At age 8, a child might be in second or third grade. At these grade levels, children might transition from reading more basic short stories to enjoying longer books and even perhaps chapter books.
Not all children are ready to move on from smaller and more basic books, though. If children are struggling to read fluently in lower grades, they might continue to struggle later. For this reason, it’s important for parents to help struggling readers meet grade-level benchmarks. What is the best way to help 8 year-olds read better?
- Work on sounds and blends
- Practice sight words
- Help children chunk the text
- Teach re-reading
- Add visual prompts
- Use a reading program or app
Go Back to Basics: Work on Sounds and Blends
Some children might still be struggling with the more basic fundamentals of reading. An eight-year-old might still have difficulty remembering what sound a letter makes in a specific word. Unfortunately, there are many rules in reading that determine a letter’s sound; all these rules can become confusing.
Children might have the basic sounds of letters mastered. However, they might struggle with the sounds these letters make when placed together; for example, they might not remember that ‘night’ makes the ‘ite’ sound.
There’s also the common rule of “I before e except when it comes after c or when sounding like ‘ay’ as in neighbor and weight.” Teach children little sayings like the ‘I before e’ rule to help children remember the sometimes mixed-up rules of decoding.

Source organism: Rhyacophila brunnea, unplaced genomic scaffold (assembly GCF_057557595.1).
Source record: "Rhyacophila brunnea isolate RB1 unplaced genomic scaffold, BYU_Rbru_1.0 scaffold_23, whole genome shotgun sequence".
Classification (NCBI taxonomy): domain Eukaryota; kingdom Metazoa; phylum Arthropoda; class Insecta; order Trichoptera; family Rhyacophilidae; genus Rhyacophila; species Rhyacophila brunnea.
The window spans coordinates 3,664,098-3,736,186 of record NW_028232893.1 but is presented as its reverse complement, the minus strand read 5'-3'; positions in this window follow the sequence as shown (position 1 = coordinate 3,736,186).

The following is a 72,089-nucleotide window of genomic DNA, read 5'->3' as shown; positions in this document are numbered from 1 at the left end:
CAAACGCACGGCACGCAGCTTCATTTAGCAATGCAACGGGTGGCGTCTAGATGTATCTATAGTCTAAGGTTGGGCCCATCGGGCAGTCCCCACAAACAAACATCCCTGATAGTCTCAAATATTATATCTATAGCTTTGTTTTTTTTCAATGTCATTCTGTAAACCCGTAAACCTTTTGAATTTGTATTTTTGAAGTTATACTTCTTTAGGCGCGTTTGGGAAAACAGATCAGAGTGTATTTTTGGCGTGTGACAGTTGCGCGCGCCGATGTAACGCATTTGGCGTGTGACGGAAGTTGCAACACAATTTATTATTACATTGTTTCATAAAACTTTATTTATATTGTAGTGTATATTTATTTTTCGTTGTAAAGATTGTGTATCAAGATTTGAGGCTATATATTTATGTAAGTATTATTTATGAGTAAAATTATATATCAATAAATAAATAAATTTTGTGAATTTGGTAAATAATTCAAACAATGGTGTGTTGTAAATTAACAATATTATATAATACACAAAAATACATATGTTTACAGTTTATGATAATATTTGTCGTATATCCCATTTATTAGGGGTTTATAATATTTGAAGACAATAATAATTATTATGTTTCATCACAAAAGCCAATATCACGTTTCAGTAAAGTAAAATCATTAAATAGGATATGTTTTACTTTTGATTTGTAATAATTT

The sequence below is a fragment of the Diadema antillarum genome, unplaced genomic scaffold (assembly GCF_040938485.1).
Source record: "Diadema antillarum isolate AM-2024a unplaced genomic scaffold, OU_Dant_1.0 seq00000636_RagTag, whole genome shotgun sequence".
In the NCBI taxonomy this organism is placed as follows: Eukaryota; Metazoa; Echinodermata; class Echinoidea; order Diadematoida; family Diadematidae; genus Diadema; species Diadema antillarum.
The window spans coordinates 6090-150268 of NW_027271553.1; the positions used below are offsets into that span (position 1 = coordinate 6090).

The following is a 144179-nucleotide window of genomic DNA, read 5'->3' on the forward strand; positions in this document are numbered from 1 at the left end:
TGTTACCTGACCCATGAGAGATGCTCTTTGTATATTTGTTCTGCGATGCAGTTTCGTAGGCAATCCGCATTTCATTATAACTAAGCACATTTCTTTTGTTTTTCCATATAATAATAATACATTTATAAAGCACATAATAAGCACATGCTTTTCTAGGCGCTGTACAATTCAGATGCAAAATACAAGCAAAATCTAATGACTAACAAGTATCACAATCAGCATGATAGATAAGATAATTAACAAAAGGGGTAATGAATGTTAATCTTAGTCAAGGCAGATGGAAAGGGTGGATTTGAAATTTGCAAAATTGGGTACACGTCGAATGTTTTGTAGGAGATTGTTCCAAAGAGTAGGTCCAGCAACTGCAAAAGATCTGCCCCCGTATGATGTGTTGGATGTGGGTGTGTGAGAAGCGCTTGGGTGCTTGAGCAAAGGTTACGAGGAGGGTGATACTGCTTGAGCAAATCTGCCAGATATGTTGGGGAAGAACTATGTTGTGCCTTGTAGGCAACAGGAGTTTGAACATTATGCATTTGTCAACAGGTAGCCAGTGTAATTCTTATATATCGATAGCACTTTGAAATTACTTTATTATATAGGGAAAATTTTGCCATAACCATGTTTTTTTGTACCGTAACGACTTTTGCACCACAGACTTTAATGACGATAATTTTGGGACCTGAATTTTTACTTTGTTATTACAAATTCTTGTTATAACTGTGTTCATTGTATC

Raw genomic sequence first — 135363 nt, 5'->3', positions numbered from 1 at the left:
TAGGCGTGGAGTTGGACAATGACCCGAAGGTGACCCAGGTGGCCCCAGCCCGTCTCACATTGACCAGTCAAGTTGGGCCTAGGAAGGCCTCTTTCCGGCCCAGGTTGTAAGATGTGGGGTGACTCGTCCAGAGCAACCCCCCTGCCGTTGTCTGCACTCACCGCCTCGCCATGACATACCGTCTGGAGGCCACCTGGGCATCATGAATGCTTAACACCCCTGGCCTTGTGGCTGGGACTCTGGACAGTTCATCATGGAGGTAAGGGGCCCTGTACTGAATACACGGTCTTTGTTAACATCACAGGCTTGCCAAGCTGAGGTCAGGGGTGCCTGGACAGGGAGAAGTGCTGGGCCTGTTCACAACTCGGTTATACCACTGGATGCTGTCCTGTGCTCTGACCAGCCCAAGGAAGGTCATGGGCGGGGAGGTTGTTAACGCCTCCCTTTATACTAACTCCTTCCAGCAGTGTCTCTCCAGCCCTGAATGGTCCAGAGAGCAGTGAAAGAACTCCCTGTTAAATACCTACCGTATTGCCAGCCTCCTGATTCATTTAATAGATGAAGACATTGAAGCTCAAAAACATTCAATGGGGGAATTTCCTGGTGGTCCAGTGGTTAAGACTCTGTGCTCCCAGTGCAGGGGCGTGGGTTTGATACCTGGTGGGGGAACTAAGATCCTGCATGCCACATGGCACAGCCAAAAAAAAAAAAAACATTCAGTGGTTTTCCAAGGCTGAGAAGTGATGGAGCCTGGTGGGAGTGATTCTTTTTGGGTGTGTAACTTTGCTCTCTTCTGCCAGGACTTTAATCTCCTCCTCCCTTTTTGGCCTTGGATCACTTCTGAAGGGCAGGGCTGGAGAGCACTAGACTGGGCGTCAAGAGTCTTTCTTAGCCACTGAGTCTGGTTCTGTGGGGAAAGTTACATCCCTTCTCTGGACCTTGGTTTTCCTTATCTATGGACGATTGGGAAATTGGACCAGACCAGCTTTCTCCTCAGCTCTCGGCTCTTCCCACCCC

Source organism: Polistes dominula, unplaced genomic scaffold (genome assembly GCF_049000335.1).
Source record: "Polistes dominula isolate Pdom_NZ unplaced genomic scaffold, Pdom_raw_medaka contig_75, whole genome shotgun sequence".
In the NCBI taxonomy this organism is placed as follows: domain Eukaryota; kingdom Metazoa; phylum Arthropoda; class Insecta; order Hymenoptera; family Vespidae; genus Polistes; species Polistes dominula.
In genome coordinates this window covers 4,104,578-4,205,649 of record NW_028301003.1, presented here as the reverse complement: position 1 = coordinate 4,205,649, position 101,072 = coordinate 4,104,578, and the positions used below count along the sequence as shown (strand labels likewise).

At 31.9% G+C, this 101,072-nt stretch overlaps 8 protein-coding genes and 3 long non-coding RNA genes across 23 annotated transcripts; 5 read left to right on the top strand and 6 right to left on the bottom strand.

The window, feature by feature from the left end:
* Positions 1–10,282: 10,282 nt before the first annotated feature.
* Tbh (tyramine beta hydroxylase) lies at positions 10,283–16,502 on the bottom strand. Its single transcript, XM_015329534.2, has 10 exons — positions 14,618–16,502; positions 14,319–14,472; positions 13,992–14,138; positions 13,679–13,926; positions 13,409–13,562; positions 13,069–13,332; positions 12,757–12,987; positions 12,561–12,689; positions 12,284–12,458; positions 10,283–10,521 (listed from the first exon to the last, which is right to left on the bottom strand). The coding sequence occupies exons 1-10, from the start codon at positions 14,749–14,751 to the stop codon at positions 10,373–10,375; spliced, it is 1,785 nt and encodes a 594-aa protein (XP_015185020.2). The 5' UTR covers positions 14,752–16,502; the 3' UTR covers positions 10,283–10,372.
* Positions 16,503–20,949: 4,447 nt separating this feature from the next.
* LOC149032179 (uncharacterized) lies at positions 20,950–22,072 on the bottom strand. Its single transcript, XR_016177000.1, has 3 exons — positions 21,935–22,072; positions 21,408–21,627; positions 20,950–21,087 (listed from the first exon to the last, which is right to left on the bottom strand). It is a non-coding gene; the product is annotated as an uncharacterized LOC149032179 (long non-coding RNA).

Parents also might need to go back and practice with children. Read with them and help them with their decoding. Use flash cards to memorize and practice sound blends or confusing sounds.
Practice Sight Words Regularly
Children are expected to memorize a list of sight words each year in lower elementary grades. These lists typically come from the Dolch List of Sight Words.
Children need to memorize these lists so they can easily identify these common words. Sight word mastery can help some parts of reading become engrained and automatic; when children recognize a word from memory they don’t have to sound it out to decode it.
Practice sight words regularly until children demonstrate mastery and proficiency. Parents can make flash cards of sight words and skill and drill the words daily.
However, not all children learn best with flash cards. Parents also can create games to help children master their sight word lists. For example, make two cards of each sight word and play Sight Word Match. Just shuffle the deck and place them face down.